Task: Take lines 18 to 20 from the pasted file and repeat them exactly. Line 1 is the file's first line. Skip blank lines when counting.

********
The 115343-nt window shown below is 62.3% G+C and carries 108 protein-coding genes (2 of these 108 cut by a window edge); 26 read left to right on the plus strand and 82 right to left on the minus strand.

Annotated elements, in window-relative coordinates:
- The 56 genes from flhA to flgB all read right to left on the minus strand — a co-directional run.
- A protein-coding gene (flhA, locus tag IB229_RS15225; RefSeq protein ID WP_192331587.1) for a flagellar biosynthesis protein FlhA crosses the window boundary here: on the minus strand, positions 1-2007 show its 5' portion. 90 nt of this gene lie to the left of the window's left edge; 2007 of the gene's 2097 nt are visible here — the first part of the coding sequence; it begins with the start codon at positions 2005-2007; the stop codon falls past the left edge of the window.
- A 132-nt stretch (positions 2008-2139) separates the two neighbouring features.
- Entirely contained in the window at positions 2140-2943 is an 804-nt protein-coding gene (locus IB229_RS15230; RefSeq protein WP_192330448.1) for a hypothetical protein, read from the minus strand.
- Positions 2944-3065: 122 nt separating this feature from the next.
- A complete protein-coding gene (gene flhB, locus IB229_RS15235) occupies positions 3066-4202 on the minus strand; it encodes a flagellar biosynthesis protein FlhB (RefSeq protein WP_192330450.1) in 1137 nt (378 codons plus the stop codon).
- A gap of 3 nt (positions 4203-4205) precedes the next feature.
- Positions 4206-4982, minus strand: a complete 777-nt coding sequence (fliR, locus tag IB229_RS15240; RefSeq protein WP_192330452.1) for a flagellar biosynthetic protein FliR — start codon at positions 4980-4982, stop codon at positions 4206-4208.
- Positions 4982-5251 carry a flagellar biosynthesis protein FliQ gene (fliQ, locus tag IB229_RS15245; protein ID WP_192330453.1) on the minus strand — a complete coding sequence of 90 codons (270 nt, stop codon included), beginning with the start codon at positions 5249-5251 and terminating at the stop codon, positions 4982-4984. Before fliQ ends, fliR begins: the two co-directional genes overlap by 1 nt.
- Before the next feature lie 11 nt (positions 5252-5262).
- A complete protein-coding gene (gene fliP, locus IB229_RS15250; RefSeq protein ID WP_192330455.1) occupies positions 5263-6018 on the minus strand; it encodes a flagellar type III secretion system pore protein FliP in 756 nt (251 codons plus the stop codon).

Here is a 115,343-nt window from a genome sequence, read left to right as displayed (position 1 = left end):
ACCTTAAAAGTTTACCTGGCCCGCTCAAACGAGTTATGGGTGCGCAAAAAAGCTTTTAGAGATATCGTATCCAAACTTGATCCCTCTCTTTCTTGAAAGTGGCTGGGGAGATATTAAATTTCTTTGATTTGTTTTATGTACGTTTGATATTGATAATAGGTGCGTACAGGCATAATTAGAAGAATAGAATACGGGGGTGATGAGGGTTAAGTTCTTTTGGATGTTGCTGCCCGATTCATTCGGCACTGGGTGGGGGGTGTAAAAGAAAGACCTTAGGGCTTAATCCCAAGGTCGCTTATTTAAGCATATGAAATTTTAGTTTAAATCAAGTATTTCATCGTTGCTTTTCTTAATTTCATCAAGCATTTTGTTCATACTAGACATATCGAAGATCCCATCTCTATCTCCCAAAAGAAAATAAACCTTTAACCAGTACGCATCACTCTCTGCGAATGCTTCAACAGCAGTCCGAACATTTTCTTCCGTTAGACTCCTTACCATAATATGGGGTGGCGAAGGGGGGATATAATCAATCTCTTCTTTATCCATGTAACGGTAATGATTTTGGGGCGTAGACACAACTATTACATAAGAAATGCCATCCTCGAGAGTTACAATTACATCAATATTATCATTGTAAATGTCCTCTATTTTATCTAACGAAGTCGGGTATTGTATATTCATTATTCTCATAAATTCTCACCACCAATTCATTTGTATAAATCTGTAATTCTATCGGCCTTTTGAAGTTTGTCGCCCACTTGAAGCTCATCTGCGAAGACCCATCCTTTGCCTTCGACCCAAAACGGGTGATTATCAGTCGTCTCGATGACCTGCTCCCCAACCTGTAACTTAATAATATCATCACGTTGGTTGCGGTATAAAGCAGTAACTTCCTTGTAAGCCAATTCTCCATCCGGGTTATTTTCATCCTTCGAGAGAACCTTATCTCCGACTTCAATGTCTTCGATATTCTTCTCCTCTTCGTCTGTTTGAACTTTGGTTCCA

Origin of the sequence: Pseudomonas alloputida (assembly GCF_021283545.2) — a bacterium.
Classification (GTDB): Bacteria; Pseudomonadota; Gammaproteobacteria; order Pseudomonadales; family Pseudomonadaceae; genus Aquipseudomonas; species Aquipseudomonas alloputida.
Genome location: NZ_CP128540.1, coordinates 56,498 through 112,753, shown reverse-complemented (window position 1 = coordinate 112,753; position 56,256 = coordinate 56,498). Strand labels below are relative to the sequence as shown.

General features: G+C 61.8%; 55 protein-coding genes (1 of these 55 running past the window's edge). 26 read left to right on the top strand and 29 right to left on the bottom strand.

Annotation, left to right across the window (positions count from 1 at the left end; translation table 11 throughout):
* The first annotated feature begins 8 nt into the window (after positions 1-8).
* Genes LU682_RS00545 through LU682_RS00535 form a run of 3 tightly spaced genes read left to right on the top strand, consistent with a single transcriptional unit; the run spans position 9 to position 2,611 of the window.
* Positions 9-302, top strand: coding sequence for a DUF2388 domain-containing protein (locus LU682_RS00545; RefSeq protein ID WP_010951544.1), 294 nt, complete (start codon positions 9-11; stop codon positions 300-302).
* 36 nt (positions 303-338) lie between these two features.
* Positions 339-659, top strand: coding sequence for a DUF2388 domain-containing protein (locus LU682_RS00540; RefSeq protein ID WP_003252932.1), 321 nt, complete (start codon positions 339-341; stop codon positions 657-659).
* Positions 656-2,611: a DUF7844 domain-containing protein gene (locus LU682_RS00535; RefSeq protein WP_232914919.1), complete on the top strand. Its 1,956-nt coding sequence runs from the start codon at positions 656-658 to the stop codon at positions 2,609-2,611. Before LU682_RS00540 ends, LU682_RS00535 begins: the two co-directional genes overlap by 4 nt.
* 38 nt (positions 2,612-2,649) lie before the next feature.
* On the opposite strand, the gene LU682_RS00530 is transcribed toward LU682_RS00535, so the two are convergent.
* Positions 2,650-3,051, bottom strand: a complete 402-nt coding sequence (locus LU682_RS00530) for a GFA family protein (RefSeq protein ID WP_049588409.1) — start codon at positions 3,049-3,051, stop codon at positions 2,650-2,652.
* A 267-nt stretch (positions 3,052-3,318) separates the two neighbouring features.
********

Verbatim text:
Genome location: NZ_CP128540.1, coordinates 56,498 through 112,753, shown reverse-complemented (window position 1 = coordinate 112,753; position 56,256 = coordinate 56,498). Strand labels below are relative to the sequence as shown.

General features: G+C 61.8%; 55 protein-coding genes (1 of these 55 running past the window's edge). 26 read left to right on the top strand and 29 right to left on the bottom strand.

Annotation, left to right across the window (positions count from 1 at the left end; translation table 11 throughout):